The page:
And in my selection of web links I did more than just judge the best resources to answer audience members' likely curiosities. Based on my knowledge of the domain, I tried to anticipate topic areas that the audience might not think to ask about, but might enrich their understanding of the films in the relevant seasons. To take one simple example, for the web links for the Luchino Visconti season, I expected that few of the Showroom's audience would be familiar with the reunification of Italy that took place in the 19th Century... It's not something you'd expect to need to know before going to the cinema, but a basic knowledge of it helps understand two of Visconti's major films, so I included a link to a one page overview of this period of Italian history.

One further example: if you do search Google for details of The Magnetic Fields' 69 Love Songs, the first pages of results give you a few reviews of varying quality, an awful lot of retail sites and 'meta-retail' (offering price comparisons), but relatively little commentary or background context (aside from the official page and some of the better reviews). By comparison the 69 Love Songs information site aims to provide a more guided introduction to the album (of course, my opinions on its usefulness are very biased, since again I created the site). The links to reviews are still there for those who wanted, but selected, sorted and situated in a wider discourse about the album. I hope it's clear that this site is a more useful learning resource than the raw search.

The role of publicly-funded facilities in supporting learning and discovery

But am I loading the dice against search facilities by using Google as the main example? Google is supported by advertising and other commercial revenue, and these considerations arguably 'contaminate' its utility as a learning tool. The idea of a more 'pure', publicly-funded search facility as an alternative to Google seems to have supporters in high places. The Graf review of BBC Online cautiously endorsed the idea of the BBC retaining and developing its search engine, concluding that "There may be genuine public value in the provision of a search function free from [commercial] considerations (i.e. publicly funded)" and "The BBC is one of the most obvious providers of such a search engine...".

Meanwhile this article suggests that the Museums, Libraries and Archives Council is aiming to compete with Google by offering a high quality service of trusted information sources. I asked someone at the MLA about this, and was told that the article rather misrepresents what their Chief Executive has said. Nevertheless the MLA's Knowledge Web will involve them working with providers of public search facilities to recognise and flag learning resources that are seen as worthy of some quality kitemark.

The Knowledge Web document (PDF) is both ambitious in its goals and vague on how they will be achieved, promising "seamlessly [to] link collections distributed across the country, giving easy access by users to millions of items of digitised content", combining "close links with the broadcast media" with the ability for "individuals to create communities of interest where creativity and scholarship can be shared".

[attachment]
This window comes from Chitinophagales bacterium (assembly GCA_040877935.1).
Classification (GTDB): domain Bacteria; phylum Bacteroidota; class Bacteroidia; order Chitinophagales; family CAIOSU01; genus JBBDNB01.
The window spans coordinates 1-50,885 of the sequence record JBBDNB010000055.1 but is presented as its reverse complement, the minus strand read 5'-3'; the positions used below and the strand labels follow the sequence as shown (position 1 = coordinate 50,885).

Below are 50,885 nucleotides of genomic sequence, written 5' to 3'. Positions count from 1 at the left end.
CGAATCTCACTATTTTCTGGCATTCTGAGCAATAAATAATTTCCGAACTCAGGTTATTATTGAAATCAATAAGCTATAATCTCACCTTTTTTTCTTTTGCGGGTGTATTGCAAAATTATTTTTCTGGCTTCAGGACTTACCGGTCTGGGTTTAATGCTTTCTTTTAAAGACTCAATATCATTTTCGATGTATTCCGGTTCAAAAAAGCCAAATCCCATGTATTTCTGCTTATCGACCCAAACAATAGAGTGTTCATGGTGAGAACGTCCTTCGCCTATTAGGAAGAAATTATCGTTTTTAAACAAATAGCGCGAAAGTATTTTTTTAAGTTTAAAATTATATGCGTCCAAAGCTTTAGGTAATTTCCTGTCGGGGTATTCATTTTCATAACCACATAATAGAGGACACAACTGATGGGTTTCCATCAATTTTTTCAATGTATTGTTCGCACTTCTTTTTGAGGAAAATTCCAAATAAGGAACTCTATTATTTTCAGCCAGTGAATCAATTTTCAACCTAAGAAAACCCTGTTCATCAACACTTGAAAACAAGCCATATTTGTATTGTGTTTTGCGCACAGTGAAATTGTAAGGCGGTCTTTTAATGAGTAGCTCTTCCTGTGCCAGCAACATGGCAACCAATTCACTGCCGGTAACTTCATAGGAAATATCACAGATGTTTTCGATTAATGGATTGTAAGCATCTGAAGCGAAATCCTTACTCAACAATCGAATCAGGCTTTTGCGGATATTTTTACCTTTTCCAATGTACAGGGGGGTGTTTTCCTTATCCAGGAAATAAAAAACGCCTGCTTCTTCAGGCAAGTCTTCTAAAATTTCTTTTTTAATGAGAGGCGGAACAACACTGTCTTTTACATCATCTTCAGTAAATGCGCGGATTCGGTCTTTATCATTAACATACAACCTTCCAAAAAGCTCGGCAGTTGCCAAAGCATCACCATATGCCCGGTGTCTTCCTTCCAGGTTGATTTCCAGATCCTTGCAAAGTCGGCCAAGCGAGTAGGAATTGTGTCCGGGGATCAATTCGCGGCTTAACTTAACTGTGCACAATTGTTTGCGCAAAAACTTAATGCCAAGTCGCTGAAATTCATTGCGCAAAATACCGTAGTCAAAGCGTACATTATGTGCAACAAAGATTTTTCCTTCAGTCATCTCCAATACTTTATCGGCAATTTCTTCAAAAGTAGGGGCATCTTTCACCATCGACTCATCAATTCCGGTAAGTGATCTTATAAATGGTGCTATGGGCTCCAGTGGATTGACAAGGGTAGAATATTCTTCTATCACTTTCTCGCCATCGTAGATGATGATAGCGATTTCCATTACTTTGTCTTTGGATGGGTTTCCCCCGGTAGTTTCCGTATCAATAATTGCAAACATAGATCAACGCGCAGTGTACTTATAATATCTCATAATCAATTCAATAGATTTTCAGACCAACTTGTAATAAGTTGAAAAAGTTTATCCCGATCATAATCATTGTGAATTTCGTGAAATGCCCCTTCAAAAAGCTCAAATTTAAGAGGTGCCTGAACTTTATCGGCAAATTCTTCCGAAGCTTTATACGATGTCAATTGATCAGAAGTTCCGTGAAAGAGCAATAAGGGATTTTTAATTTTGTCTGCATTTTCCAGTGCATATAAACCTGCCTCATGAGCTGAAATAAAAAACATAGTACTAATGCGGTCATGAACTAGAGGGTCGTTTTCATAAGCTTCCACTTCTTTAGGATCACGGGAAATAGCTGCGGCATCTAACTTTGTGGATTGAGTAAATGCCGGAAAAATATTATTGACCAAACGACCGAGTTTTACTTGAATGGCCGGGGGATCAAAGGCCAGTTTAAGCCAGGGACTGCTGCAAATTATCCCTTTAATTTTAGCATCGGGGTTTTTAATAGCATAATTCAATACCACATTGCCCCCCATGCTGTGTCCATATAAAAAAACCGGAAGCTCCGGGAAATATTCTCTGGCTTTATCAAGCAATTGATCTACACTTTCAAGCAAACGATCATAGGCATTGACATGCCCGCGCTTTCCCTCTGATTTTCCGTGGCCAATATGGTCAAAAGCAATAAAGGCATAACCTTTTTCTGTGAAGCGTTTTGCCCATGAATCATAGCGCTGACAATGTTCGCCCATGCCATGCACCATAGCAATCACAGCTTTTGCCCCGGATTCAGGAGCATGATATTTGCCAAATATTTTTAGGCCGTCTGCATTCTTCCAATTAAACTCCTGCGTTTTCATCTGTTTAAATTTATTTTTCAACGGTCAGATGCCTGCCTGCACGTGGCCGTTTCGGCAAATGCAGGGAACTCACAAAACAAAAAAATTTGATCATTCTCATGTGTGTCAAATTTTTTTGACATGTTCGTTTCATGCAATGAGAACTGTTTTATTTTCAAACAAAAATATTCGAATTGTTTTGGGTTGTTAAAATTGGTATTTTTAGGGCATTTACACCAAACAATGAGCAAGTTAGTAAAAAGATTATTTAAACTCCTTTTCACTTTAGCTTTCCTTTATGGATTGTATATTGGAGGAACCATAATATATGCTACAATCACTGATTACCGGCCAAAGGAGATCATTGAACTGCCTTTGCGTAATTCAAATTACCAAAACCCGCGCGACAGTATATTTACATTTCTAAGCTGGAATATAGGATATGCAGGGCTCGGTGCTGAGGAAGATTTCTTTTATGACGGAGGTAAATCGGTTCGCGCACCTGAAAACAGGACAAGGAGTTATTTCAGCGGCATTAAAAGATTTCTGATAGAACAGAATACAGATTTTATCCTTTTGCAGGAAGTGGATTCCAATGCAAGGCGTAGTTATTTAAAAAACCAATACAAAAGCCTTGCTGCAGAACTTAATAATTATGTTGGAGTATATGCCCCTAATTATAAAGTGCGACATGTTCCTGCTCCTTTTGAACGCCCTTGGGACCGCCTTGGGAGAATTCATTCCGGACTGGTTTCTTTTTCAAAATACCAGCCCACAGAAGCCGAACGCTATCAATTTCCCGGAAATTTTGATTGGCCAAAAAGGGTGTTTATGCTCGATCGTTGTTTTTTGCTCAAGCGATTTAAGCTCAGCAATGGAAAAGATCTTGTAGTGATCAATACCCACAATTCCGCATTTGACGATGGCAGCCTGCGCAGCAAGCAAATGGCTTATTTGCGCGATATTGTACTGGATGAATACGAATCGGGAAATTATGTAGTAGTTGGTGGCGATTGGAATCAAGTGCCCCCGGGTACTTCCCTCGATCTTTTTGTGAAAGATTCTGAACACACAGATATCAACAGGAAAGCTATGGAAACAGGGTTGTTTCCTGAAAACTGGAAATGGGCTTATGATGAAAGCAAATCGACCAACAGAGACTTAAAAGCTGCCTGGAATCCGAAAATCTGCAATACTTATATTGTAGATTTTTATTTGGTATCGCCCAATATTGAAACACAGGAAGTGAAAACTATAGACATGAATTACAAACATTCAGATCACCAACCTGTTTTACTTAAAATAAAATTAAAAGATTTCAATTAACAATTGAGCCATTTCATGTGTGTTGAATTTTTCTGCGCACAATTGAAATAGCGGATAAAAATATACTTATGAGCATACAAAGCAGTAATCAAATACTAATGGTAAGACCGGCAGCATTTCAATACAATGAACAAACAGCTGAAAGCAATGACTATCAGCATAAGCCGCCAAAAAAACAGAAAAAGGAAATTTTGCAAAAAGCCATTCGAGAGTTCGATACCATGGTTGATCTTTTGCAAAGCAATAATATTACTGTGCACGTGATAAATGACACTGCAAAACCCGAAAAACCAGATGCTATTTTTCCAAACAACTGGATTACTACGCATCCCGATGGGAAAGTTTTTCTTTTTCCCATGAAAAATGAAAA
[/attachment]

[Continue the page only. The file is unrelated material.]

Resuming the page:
The dream of a one-stop cultural resource that offers access to all the nation's treasures from local art galleries to popular TV-style programming is a seductive one for public sector visionaries who like to think big (Ufi trumpeted similarly grand schemes in its early days). But it is their very multi-purpose scope that often defeats them: they create virtual chimeras. The successful online learning and cultural resources like the Internet Archive and Wikipedia are based on very simple but highly scaleable ideas. The online resource that tries to be all things to all people ends up being very far from a 'one-stop' experience.


As I've said before, at the end of this posting, I think it would be a big loss if a resource like the BBC Creative Archive depended on a search facility as its main front-end interface. That might help users whose primary purpose is research or simple indulgence in a particular resource, but would be less helpful for people wanting to bootstrap their understanding of a resource from a low starting point.

Jakob Nielsen describes users' changing approach to search engines in terms of information foraging theory: "the easier it is to track down new resources, the less time users will spend at each resource". Users, he says, are using search to get quick answers to specific questions and then moving on.

While this leaves users in control of their destiny, it does not allow for the kind of reflective activity that usually constitutes part of rich learning experiences. We all know that we have to be learner-centred, but is good learner-centred design about what learners need, more than what they want?

Posted by David Jennings in section(s) Curatorial, E-learning, Human-Computer Interaction, Ideas and Essays on 9 December 02004 | TrackBack